Polyols are well known plasticizers for polysaccharide dry films and are typically listed in the supplier literature as a preferred plasticizer. However, a plasticizer functions to lower modulus, lower yield stress, and often lowers strength.
U.S. Pat. No. 2,426,125 discloses the reaction between alginic acid in the form of threads, fibers or particles and certain lower epoxy paraffins or alkylene oxides to produce glycol alginates.
U.S. Pat. No. 3,640,741 discloses compositions which use polyols including glycerol as crosslinking agents for manufacture of slow dissolving plastic compositions. Excess polyol may be included as liquid media for carrying out the crosslinking reaction. Hydrophilic colloids such as carboxymethyl cellulose gum or alginate gum are crosslinked with the polyol to form a gel which exhibits slow dissolution in aqueous media. This reference does not disclose the formation of stable gels in the presence of water.
There remains the need to provide a means for temporarily reducing the swelling of hydrogel-containing medical devices to a controlled degree, thereby increasing modulus, yield stress and strength, while maintaining flexibility and the ability to return to the nascent hydrogel state once the device is placed in vivo. There also is the need for medical devices comprising hydrogels which can withstand aggressive physician handling without damage, sustain higher stresses encountered during implantation or insertion without inelastic deformation while retaining the original hydrogel properties in vivo.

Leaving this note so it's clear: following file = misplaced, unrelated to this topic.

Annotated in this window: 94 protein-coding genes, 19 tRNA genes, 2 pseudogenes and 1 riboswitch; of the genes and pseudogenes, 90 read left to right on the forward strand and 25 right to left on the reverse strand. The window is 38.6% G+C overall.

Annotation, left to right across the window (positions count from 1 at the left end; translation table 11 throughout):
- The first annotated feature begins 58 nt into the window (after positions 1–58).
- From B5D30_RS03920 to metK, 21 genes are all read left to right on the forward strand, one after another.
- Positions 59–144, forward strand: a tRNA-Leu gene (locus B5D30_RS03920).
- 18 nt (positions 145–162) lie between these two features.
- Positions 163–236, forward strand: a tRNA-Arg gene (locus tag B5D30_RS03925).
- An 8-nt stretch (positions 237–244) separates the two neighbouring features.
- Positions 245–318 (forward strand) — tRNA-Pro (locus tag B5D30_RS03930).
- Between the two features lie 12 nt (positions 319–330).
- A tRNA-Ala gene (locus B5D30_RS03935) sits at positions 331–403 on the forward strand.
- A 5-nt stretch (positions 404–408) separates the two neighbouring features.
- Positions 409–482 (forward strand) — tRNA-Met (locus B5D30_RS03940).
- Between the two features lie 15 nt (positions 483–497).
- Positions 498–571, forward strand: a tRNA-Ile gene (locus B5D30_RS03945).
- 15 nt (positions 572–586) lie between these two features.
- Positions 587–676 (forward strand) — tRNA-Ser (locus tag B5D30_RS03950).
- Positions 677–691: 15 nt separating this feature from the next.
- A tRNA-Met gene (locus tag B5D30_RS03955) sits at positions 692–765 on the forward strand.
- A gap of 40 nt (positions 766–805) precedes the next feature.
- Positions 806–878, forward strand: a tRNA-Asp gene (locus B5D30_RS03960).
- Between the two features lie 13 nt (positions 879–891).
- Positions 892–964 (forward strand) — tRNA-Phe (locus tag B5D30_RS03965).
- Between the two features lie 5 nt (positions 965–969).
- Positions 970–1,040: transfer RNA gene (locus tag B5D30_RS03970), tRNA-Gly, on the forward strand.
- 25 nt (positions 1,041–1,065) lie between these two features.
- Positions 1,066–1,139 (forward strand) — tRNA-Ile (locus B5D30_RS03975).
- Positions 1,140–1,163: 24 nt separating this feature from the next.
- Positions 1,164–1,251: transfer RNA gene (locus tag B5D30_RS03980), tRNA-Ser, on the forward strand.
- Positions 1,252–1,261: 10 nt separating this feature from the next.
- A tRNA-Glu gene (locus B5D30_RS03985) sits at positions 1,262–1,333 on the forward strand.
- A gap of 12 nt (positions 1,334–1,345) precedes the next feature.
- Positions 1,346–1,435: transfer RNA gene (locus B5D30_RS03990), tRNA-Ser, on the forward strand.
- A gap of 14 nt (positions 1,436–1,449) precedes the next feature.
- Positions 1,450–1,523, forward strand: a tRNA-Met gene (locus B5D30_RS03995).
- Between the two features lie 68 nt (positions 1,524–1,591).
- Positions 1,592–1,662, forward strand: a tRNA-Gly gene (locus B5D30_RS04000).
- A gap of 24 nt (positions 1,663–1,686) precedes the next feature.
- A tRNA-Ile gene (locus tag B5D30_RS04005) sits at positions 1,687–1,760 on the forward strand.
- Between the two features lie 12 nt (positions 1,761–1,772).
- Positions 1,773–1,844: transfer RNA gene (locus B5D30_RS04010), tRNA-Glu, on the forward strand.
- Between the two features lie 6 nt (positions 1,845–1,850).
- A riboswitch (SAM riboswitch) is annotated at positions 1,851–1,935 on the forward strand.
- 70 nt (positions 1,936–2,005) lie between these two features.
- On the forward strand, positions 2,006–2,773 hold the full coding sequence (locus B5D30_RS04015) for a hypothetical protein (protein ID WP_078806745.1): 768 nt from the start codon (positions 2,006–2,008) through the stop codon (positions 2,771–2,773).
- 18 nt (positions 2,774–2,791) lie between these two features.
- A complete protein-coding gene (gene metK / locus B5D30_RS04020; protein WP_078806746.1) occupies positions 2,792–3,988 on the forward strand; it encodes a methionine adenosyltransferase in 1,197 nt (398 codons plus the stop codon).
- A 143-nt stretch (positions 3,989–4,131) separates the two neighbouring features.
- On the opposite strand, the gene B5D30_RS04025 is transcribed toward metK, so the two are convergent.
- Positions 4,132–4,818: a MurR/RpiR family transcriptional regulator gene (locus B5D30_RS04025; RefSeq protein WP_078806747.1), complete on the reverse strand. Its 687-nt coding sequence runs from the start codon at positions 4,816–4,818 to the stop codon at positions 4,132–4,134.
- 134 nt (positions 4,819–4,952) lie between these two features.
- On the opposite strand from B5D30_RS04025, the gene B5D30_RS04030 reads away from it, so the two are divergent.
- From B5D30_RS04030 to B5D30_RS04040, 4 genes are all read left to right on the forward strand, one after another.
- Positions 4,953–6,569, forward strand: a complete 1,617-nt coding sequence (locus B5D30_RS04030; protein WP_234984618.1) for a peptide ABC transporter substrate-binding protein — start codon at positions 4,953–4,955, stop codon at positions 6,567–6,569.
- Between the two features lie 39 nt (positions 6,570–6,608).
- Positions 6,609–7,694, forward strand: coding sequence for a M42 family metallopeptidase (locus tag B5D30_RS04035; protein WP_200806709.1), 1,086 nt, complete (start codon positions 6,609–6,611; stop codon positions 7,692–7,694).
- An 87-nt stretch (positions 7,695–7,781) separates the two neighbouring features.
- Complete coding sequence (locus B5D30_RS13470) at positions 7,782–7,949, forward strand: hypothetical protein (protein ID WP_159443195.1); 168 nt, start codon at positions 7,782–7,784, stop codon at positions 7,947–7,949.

This invention provides a method of controllably altering the water content of a hydrogel comprising treatment of said hydrogel with a liquid dehydrating composition. There is further provided a method of controllably altering the water content of a hydrogel-containing medical device. The medical devices of the present invention comprise a hydrogel having a controlled (or selected) water level ex vivo lower than the thermodynamic equilibrium water level when in vivo. These medical devices comprise a hydrogel contacted with a liquid dehydrating agent, wherein said medical device has a lower water level ex vivo than the thermodynamic equilibrium water level when the medical device is in vivo.